By Bob Cesca: I don’t often make predictions in politics. It’s an exercise usually reserved for pundits who have an insecure obsession with being omniscient.– the first head on the block to accurately guess something that’s almost unpredictable.
But on the issue of same-sex marriage, I feel rather confident in the prediction that in a would-be President Obama second term, the president will make a serious effort to dismantle or entirely repeal the Defense of Marriage Act (DOMA) and he’ll publicly endorse state-level referendums to make same-sex marriage legal in the remaining states which are currently holding back the LGBT community as second-class citizens.
All along, I’ve suspected the president’s “evolution” on same-sex marriage has been misunderstood, even by his closest advisers.
It’s clear that early on, the president didn’t personally support the notion of same-sex marriage. But this president, like many of his predecessors, knows that personal bias doesn’t always translate to good public policy (Lincoln, for example, was a racist by modern standards, and yet he freed the slaves).
His personal slowness on marriage equality could have been motivated either by religion or politics — the latter being indicative of most politicians who, for many years, thought of support for certain gay rights as political suicide. Shocker — yes, the president has political motivations on certain issues. Every politician from Bernie Sanders to Marco Rubio is partly or mostly driven by the direction of the wind. Politics makes it possible to change things. It’s the ugly process that leads to sometimes not-ugly results. Some of our greatest leaders used underhanded if not criminal means to subsequently enact globally important legislation.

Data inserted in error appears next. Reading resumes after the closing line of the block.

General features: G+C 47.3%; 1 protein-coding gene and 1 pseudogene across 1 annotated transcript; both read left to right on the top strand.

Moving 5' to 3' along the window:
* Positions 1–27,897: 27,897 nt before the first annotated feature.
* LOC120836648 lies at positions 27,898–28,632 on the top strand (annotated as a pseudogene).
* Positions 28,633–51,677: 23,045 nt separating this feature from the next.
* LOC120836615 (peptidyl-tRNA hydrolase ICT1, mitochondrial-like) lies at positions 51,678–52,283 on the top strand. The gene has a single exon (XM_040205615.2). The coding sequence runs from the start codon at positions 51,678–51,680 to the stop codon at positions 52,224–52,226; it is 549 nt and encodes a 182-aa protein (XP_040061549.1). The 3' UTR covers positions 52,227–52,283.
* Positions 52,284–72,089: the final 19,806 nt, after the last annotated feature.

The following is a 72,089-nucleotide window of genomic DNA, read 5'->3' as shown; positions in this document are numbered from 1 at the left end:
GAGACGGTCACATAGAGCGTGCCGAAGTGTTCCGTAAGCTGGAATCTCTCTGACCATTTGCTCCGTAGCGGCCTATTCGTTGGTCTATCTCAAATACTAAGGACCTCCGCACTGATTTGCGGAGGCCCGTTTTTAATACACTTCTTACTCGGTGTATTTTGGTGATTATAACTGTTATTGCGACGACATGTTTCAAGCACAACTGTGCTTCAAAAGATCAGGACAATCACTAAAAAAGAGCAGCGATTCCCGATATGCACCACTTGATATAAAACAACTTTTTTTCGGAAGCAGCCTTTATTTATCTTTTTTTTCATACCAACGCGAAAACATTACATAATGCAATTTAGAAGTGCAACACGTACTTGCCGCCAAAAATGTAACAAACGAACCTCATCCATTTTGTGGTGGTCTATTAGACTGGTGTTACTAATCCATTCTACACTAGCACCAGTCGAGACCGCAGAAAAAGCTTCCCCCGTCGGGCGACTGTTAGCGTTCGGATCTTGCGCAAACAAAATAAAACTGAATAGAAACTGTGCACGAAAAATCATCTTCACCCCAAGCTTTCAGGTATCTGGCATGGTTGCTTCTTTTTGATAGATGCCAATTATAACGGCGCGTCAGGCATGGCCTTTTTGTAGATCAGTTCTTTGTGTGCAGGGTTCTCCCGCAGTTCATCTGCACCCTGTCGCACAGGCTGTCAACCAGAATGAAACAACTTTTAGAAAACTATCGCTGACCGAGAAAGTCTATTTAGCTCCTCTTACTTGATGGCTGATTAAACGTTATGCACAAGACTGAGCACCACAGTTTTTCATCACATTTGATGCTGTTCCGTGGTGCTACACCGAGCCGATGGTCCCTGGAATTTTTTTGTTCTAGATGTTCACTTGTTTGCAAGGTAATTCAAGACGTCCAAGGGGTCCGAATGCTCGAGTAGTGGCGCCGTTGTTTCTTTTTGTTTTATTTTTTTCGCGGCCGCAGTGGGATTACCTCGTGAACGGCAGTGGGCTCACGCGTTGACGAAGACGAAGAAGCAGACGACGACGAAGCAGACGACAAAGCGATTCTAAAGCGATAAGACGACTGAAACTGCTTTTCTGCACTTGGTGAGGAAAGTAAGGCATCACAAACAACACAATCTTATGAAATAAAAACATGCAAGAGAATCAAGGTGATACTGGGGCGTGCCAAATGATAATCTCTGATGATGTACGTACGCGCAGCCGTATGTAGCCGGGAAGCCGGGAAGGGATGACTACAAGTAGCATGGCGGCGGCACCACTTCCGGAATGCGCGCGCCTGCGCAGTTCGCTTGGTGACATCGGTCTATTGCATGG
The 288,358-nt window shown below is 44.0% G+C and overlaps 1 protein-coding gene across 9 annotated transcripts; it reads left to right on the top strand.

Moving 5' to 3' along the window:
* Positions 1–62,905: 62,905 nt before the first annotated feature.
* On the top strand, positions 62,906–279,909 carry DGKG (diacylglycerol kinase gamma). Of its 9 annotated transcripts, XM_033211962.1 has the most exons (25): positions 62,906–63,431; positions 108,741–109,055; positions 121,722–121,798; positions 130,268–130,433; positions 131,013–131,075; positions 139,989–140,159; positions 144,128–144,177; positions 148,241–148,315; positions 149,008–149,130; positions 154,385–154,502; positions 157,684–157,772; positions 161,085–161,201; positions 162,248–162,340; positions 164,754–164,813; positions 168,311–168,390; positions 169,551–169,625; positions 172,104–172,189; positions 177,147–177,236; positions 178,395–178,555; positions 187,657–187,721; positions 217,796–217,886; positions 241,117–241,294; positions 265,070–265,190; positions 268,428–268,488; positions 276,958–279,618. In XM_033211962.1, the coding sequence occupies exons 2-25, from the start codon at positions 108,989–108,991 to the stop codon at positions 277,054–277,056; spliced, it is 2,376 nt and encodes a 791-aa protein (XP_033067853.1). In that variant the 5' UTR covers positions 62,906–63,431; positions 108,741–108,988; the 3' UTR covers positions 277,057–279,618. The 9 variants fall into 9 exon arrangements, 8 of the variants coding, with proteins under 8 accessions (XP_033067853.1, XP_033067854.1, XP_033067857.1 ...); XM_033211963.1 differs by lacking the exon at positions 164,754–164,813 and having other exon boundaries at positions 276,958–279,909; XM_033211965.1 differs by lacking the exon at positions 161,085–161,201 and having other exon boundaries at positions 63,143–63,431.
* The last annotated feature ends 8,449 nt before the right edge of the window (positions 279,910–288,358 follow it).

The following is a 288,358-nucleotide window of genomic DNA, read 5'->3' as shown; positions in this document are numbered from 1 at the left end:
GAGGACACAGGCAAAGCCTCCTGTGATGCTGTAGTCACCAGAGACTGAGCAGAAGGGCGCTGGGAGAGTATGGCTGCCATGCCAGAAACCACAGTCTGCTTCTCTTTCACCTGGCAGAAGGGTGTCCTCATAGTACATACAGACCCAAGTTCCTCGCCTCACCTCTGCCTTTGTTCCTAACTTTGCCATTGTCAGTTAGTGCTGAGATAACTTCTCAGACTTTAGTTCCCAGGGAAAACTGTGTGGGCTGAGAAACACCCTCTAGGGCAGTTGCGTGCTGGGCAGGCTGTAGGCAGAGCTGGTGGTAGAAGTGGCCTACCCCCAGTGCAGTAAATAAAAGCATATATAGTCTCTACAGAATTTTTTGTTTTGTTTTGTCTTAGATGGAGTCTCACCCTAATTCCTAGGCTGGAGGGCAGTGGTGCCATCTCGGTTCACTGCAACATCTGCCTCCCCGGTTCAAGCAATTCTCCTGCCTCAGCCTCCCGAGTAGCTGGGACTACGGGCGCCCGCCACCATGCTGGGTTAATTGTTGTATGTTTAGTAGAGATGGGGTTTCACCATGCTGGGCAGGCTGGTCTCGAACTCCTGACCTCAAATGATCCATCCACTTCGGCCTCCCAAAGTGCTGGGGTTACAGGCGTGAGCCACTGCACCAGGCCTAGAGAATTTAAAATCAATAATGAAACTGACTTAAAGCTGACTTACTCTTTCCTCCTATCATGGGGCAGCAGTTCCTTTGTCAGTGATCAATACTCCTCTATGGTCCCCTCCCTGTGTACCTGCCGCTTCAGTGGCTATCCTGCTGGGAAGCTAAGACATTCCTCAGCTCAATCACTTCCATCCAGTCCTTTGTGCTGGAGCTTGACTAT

The president is currently tasked with winning re-election in order to achieve various goals including a roll-back of 30 years of Reaganomics, to name one. In order to achieve a second term, he has to win states that contain voting demographics that are unsupportive of same-sex marriage but, ironically, the votes of those unsupportive demos could spearhead that equality.
In other words, North Carolina, where same-sex marriage isn’t necessarily a high priority as evidenced by yesterday’s referendum against it, could win the election for the president and, thus, allow him to act on same-sex marriage in his second term. (Incidentally, and importantly, the president expressed opposition to the passage of the referendum.) But he can’t possibly campaign on that issue there or else the wedge could backfire against him. This is commonly referred to as “political reality” — the on-the-ground vote-counting truth that is always priority number one in the pursuit of legislative change.
Regardless, whatever the president might believe personally — not politically — is mostly irrelevant. What truly matters on this issue is specifically what the president does, or intends to do, in the public milieu. And while re-election is always on the mind of a first term president, this president has taken a long roster of very serious political risks on the path towards expanding LGBT civil rights. For example:
-President Obama signs the Matthew Shepard and James Byrd, Jr., Hate Crimes Prevention Act into law — the first federal civil rights legislation to include “sexual orientation” and “gender identity”
-President Obama releases the first-ever National HIV/AIDS Strategy
-President Obama signs the Ryan White HIV/AIDS Treatment Extension Act
-HHS issues recommendations to improve the health and well-being of LGBT communities